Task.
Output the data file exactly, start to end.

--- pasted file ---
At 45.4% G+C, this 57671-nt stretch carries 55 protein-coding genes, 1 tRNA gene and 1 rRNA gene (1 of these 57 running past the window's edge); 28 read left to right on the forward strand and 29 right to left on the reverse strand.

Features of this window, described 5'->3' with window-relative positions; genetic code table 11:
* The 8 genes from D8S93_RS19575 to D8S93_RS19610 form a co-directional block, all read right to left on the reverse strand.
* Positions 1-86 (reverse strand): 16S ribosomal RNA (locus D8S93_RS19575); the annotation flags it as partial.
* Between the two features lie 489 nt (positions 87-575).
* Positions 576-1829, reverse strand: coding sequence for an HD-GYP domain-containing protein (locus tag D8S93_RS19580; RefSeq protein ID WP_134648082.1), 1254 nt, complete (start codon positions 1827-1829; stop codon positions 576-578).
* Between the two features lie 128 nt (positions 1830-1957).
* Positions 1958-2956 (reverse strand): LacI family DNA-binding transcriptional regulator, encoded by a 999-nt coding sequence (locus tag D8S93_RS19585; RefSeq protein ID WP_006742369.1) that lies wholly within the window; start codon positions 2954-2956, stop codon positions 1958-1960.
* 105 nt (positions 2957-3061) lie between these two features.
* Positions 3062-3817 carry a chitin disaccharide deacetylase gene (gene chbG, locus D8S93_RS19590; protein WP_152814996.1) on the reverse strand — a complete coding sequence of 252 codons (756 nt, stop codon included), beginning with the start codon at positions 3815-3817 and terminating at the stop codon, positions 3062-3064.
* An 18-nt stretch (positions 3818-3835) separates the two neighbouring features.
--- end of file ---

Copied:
At 45.4% G+C, this 57671-nt stretch carries 55 protein-coding genes, 1 tRNA gene and 1 rRNA gene (1 of these 57 running past the window's edge); 28 read left to right on the forward strand and 29 right to left on the reverse strand.

Features of this window, described 5'->3' with window-relative positions; genetic code table 11:
* The 8 genes from D8S93_RS19575 to D8S93_RS19610 form a co-directional block, all read right to left on the reverse strand.
* Positions 1-86 (reverse strand): 16S ribosomal RNA (locus D8S93_RS19575); the annotation flags it as partial.
* Between the two features lie 489 nt (positions 87-575).
* Positions 576-1829, reverse strand: coding sequence for an HD-GYP domain-containing protein (locus tag D8S93_RS19580; RefSeq protein ID WP_134648082.1), 1254 nt, complete (start codon positions 1827-1829; stop codon positions 576-578).
* Between the two features lie 128 nt (positions 1830-1957).
* Positions 1958-2956 (reverse strand): LacI family DNA-binding transcriptional regulator, encoded by a 999-nt coding sequence (locus tag D8S93_RS19585; RefSeq protein ID WP_006742369.1) that lies wholly within the window; start codon positions 2954-2956, stop codon positions 1958-1960.
* 105 nt (positions 2957-3061) lie between these two features.
* Positions 3062-3817 carry a chitin disaccharide deacetylase gene (gene chbG, locus D8S93_RS19590; protein WP_152814996.1) on the reverse strand — a complete coding sequence of 252 codons (756 nt, stop codon included), beginning with the start codon at positions 3815-3817 and terminating at the stop codon, positions 3062-3064.
* An 18-nt stretch (positions 3818-3835) separates the two neighbouring features.